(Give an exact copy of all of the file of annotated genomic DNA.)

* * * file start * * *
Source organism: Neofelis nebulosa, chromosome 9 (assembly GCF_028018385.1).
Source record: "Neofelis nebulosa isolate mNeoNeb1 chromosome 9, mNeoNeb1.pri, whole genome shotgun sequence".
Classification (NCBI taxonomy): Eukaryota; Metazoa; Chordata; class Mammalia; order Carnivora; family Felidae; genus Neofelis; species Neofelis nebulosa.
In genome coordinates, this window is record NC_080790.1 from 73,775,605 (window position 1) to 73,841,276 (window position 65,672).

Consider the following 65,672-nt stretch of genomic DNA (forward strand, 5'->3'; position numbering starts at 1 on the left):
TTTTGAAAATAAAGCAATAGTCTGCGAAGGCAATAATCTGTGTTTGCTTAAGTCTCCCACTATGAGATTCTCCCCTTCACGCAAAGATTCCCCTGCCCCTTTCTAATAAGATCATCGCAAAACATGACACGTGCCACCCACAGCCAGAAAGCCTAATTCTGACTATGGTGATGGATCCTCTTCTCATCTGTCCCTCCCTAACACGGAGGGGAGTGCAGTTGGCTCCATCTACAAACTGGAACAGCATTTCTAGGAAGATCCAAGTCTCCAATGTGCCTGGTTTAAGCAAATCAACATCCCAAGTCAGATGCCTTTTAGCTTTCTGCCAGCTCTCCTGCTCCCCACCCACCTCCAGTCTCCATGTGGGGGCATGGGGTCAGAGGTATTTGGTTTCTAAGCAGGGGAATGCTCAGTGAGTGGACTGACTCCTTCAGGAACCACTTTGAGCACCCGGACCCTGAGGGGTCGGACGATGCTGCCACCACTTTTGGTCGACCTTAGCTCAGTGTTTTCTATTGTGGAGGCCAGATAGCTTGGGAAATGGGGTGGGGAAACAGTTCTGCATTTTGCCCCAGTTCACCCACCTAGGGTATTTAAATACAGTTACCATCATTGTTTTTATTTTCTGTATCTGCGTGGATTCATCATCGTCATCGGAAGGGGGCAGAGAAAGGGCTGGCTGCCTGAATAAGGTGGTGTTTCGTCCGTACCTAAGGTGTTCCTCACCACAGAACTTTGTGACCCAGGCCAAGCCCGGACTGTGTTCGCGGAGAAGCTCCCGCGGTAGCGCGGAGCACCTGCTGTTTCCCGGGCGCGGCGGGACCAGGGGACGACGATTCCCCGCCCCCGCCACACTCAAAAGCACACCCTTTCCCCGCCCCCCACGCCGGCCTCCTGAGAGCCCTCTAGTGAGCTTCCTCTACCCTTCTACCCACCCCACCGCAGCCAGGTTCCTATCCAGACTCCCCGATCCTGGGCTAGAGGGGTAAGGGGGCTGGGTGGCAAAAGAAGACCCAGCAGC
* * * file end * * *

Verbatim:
Source organism: Neofelis nebulosa, chromosome 9 (assembly GCF_028018385.1).
Source record: "Neofelis nebulosa isolate mNeoNeb1 chromosome 9, mNeoNeb1.pri, whole genome shotgun sequence".
Classification (NCBI taxonomy): Eukaryota; Metazoa; Chordata; class Mammalia; order Carnivora; family Felidae; genus Neofelis; species Neofelis nebulosa.
In genome coordinates, this window is record NC_080790.1 from 73,775,605 (window position 1) to 73,841,276 (window position 65,672).

Consider the following 65,672-nt stretch of genomic DNA (forward strand, 5'->3'; position numbering starts at 1 on the left):
TTTTGAAAATAAAGCAATAGTCTGCGAAGGCAATAATCTGTGTTTGCTTAAGTCTCCCACTATGAGATTCTCCCCTTCACGCAAAGATTCCCCTGCCCCTTTCTAATAAGATCATCGCAAAACATGACACGTGCCACCCACAGCCAGAAAGCCTAATTCTGACTATGGTGATGGATCCTCTTCTCATCTGTCCCTCCCTAACACGGAGGGGAGTGCAGTTGGCTCCATCTACAAACTGGAACAGCATTTCTAGGAAGATCCAAGTCTCCAATGTGCCTGGTTTAAGCAAATCAACATCCCAAGTCAGATGCCTTTTAGCTTTCTGCCAGCTCTCCTGCTCCCCACCCACCTCCAGTCTCCATGTGGGGGCATGGGGTCAGAGGTATTTGGTTTCTAAGCAGGGGAATGCTCAGTGAGTGGACTGACTCCTTCAGGAACCACTTTGAGCACCCGGACCCTGAGGGGTCGGACGATGCTGCCACCACTTTTGGTCGACCTTAGCTCAGTGTTTTCTATTGTGGAGGCCAGATAGCTTGGGAAATGGGGTGGGGAAACAGTTCTGCATTTTGCCCCAGTTCACCCACCTAGGGTATTTAAATACAGTTACCATCATTGTTTTTATTTTCTGTATCTGCGTGGATTCATCATCGTCATCGGAAGGGGGCAGAGAAAGGGCTGGCTGCCTGAATAAGGTGGTGTTTCGTCCGTACCTAAGGTGTTCCTCACCACAGAACTTTGTGACCCAGGCCAAGCCCGGACTGTGTTCGCGGAGAAGCTCCCGCGGTAGCGCGGAGCACCTGCTGTTTCCCGGGCGCGGCGGGACCAGGGGACGACGATTCCCCGCCCCCGCCACACTCAAAAGCACACCCTTTCCCCGCCCCCCACGCCGGCCTCCTGAGAGCCCTCTAGTGAGCTTCCTCTACCCTTCTACCCACCCCACCGCAGCCAGGTTCCTATCCAGACTCCCCGATCCTGGGCTAGAGGGGTAAGGGGGCTGGGTGGCAAAAGAAGACCCAGCAGC